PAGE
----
Internet of Things
Coined in 1991, Internet of Things (IoT) is an idea of all objects in the world being uniquely identifiable, tracked, and connected to the Internet. If every object could be identified and tracked, businesses could more efficiently manufacture products, as they would know how much inventory they have available and what needs to be ordered. People could quickly and easily find whatever they needed by searching the Internet and locating the item or person they needed.
The first technology considered the start of the Internet of Things was RFID (radio frequency identification). Devices with RFID had a unique identifier and could be tracked like inventory. Computer systems can identify where RFID devices are within a short distance. Security systems often use RFID devices for tracking employees in buildings or equipment in warehouses and can give a virtual map of everything in a building or warehouse.
People envision the future, the Internet of Things, as a place where even people could be uniquely identified by some form of device or computer chip. It can provide for a safer world but also create larger paranoia, where people think they are being watched. At the rate technology is advancing and shrinking in size, the Internet of Things is not far-fetched and could be closer than we think.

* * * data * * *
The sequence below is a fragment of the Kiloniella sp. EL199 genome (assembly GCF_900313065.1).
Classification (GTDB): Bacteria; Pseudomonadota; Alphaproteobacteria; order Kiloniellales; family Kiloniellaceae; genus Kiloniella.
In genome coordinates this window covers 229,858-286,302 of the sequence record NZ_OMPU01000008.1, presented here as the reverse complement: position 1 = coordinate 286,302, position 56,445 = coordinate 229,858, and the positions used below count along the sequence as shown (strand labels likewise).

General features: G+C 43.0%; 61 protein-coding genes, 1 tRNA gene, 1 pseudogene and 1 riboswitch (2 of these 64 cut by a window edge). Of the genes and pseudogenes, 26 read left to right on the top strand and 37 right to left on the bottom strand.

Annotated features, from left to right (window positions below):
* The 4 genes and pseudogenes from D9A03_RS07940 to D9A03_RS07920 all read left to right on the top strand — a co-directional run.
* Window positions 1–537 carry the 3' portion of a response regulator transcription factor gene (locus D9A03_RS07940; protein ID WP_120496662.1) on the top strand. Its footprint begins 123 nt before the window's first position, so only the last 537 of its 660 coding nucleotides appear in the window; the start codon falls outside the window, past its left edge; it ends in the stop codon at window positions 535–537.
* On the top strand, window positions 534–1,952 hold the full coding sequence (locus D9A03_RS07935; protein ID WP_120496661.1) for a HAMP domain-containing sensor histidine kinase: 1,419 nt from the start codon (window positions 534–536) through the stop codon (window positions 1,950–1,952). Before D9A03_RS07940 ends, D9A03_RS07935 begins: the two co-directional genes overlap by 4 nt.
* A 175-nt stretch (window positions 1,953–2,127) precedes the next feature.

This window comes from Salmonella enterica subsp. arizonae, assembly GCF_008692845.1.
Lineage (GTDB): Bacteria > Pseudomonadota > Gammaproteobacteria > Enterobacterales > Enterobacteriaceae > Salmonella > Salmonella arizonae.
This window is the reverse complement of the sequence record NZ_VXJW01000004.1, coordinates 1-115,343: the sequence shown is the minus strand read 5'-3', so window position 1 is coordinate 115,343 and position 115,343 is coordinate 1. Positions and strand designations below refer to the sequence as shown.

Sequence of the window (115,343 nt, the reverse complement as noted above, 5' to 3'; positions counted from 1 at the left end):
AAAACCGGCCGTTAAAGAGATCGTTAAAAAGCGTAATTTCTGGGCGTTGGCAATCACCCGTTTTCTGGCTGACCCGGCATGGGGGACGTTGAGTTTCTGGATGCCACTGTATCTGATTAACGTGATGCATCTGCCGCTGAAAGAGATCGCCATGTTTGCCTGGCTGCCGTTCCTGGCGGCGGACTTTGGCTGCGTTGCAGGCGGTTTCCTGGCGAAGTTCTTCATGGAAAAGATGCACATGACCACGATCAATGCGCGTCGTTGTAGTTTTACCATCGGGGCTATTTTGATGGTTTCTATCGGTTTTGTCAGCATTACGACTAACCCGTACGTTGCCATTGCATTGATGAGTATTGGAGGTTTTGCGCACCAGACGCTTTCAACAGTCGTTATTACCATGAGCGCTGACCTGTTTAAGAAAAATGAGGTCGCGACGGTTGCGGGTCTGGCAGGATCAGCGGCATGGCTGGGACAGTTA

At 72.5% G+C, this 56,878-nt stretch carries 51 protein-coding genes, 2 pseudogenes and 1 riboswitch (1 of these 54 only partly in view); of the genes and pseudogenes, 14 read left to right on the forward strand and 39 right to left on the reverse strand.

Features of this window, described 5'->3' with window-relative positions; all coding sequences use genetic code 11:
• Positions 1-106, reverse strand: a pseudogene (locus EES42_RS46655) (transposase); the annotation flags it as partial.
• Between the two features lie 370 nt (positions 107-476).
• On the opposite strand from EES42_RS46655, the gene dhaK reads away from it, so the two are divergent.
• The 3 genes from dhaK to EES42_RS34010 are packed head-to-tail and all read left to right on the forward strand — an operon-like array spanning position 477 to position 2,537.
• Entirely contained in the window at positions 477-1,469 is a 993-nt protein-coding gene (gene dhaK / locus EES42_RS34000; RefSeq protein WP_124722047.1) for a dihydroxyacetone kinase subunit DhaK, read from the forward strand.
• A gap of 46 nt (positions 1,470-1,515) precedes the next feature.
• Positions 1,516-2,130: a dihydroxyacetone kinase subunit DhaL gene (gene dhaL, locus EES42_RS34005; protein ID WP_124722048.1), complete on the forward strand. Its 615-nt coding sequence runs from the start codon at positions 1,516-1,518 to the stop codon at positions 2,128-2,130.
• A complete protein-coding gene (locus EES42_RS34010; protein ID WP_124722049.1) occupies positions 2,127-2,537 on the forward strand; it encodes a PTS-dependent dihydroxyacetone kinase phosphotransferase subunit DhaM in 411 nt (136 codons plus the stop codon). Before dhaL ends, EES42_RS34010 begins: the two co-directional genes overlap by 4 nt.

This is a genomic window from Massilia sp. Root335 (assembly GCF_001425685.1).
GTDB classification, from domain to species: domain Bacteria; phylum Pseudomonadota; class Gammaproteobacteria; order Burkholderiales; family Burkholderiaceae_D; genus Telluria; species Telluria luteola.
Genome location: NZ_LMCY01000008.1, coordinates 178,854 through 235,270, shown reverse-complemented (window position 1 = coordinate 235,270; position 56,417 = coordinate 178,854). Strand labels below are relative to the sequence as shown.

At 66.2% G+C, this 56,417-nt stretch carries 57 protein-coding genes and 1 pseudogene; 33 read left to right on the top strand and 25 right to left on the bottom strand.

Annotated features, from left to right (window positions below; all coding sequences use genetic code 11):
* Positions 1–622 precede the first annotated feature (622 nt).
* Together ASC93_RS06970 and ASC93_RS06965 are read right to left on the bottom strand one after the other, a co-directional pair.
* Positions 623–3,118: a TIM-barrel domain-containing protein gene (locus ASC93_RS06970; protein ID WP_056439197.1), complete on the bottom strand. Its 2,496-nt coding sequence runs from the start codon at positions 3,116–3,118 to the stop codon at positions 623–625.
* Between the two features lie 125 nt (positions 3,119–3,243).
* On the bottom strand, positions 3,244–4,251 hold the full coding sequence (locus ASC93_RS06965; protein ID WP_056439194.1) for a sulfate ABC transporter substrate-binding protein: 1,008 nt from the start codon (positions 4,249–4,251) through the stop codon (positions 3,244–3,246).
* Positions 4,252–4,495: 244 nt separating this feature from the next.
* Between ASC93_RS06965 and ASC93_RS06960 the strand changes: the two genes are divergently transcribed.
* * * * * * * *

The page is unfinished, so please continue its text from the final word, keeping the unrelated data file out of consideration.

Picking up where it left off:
IoT was featured as a top term of 2019.
IoE vs. IoT
The Internet of Things focuses more on connecting physical things to the Internet. IoE (Internet of Everything) focuses on connecting everything, not only devices. Also, IoE includes some intelligence with AI (artificial intelligence) or ML (machine learning) to make all connected systems work and understand their environment. In some ways, IoT could be considered a part of IoE.
Examples of IoT devices
Below are examples of IoT devices used today. You may already even use one of the following IoT devices.
- Smart door locks - Door locks that connect to the Internet to allow doors to be opened from anywhere and to be notified when doors open, close, or remain open.
- Smart light bulb - Light bulb that connects to the Internet and is remotely controlled using your smartphone.
- Smart speaker - A smart speaker like the Alexa from Amazon that's connected to the Internet and can be interacted with using your voice.
- Smart thermostat - A smart thermostat like the Nest Thermostat learns your home's heating and cooling habits and lets you control your home's temperature remotely.
- Smart wearables - Wristbands or smartwatches that connect to the Internet and control other things. These devices may also monitor steps and your heart rate.